Lucy loved laughter. Especially the laughter of children. It was pure and completely unrestrained. Laughter was why she had become a school teacher. Children laughed so often in school.
The problem with loving laughter, was that it was rare in the hospital Lucy had been in for six months. She had been in bed for months while doctors conducted tests and told her repeatedly she was, “Undiagnosable.”
Every night she desperately tried to remember laughter. All she heard was sobbing and weeping. In turn she would weep. Her family had visited her once and that was only to finalize her will. After they got what they wanted from her they left her alone to die.
She was starring out the window watching birds being fed by an old man on a bench. She was so lost in her thoughts she didn’t hear the nurse walk in. “And how are we today Miss Lucy?”
Lucy turned her head and examined the nurse. She was pretty and relaxed but rather humorless. “I’m well thank you for asking Miriam. How are your children?”
Miriam checked Lucy’s charts, “Just as fine as they where yesterday, and the day before. I’ll be back in a few hours we can talk then.” Miriam fixed Lucy’s blankets and walked out the door. Lucy turned back to the window and watched the birds a little more. After a while she drifted off to sleep.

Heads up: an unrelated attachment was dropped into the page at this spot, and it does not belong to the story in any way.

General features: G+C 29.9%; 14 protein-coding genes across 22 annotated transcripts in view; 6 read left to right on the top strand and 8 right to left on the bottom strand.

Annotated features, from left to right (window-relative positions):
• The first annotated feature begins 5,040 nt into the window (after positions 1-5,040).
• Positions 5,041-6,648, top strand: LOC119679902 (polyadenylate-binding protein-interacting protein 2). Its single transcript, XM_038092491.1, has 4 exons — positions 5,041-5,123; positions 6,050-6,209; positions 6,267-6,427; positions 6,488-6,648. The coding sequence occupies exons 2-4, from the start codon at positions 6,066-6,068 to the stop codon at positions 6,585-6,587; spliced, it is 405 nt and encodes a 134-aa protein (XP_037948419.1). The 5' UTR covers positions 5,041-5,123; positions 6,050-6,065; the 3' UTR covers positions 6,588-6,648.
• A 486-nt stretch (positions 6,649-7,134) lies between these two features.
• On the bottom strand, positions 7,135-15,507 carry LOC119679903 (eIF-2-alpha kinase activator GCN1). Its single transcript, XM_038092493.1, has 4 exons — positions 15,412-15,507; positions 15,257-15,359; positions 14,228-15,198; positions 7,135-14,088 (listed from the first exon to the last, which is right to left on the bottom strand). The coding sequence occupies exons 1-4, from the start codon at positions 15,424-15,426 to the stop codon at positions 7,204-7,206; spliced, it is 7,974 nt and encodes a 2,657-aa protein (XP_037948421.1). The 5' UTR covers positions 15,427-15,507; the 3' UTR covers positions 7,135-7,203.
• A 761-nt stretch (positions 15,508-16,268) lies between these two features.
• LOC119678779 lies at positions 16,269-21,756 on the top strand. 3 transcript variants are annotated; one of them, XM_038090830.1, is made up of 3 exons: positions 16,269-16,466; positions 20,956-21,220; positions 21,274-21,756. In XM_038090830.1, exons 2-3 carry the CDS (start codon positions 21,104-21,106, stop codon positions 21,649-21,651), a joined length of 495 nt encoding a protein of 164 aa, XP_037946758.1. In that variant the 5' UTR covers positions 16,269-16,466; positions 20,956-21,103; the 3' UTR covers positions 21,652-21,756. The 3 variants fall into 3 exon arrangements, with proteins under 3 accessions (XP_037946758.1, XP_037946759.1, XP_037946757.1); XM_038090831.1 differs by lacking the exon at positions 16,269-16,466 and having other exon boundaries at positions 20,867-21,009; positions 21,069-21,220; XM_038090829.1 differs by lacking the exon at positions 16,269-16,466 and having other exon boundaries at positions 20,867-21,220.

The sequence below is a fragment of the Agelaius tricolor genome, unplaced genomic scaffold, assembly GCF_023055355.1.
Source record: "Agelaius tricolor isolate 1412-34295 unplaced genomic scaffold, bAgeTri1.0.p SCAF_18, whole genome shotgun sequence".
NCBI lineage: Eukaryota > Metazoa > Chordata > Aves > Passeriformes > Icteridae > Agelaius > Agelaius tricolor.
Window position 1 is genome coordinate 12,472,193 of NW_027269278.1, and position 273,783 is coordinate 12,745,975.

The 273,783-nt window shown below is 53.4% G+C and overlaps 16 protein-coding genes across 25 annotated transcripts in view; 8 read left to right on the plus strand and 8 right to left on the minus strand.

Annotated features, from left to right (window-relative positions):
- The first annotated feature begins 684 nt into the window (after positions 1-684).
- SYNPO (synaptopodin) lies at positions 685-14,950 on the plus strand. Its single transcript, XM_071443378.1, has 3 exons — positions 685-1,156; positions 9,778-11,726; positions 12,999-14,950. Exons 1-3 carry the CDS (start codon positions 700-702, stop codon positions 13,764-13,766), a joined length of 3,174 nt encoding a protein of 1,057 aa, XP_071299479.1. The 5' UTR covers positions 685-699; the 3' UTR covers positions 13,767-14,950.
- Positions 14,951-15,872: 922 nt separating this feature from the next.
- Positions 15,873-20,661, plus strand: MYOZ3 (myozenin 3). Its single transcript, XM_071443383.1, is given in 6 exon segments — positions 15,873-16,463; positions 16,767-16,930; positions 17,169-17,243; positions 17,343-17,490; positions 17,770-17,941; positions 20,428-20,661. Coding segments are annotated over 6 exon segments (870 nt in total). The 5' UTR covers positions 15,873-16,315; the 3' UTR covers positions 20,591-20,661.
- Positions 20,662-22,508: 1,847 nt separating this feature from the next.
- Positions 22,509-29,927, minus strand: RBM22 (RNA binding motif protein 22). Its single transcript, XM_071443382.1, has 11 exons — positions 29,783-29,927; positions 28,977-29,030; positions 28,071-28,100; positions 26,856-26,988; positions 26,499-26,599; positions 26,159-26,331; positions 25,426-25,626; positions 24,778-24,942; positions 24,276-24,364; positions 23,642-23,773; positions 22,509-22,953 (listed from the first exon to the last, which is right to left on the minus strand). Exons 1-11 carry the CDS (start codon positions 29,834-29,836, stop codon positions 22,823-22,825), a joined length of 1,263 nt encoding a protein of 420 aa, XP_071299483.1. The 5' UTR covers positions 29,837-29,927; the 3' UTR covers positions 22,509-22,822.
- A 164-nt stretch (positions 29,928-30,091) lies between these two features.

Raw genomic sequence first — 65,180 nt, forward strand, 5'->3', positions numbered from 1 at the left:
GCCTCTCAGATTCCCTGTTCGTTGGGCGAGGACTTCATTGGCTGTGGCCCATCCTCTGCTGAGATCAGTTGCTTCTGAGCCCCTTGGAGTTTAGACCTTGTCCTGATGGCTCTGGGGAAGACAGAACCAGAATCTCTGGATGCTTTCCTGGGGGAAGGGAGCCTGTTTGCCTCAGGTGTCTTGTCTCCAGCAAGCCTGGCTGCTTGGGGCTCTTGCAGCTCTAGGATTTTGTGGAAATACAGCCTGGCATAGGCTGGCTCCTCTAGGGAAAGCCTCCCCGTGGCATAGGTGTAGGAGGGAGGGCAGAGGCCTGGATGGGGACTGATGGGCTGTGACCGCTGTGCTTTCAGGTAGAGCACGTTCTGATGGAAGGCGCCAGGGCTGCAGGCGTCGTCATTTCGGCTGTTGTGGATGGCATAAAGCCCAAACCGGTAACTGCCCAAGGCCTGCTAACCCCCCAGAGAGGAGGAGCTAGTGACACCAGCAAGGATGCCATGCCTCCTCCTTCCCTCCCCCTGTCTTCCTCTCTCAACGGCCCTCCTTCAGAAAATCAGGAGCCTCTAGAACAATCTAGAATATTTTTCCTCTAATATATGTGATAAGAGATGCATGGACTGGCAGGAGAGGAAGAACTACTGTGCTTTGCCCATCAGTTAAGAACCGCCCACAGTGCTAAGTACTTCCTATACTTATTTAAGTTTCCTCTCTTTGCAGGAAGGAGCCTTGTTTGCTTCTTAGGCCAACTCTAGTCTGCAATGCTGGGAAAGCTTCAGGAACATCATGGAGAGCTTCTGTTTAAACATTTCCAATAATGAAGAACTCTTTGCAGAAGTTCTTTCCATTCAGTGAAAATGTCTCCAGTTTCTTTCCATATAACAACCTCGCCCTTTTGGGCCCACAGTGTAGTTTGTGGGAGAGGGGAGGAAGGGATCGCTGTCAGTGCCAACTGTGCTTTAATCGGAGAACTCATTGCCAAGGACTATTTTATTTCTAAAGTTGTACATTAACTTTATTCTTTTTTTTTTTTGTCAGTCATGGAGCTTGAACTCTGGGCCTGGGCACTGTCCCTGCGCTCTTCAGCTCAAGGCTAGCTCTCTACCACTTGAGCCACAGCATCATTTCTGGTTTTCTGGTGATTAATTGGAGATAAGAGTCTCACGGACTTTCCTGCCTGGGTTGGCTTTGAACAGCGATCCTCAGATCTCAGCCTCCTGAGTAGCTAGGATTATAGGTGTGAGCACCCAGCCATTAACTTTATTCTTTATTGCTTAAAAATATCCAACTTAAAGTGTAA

She was awakened a few hours later by shouting. She opened her eyes and found she was surrounded by doctors. She tried to ask what was going on, but found she couldn’t speak. She couldn’t quite make out what they were saying either. She could only lie there passively.
Finally all went quiet. Lucy started to cry. She wasn’t ready to die, she prayed, she begged, but it was no good. The doctors started unhooking her from the machines. Removing all the needles and tubes that had been stuck in her body over the months.
After a while she realized she could move. She lsat up. Her body was taken away, and she found she was left behind. Lucy continued to sob, but no one could see or hear anymore.
She sat there for what felt like eons. She was defeated and there was nothing she could do. Once she finally admitted this to herself she noticed a light on the far wall. She looked up. Right next to the window was what seemed to be a tunnel. It seemed to be made of pure light and was almost blinding.
She hesitantly walked over and stepped inside unsure of herself. She contemplated turning back, but then she heard it. It was faint at first but then it became more and more clear. She dried away her tears and stepped inside running down the tunnel. She was drawn like a moth to a flame. It was laughter that drew her in, the laughter of children.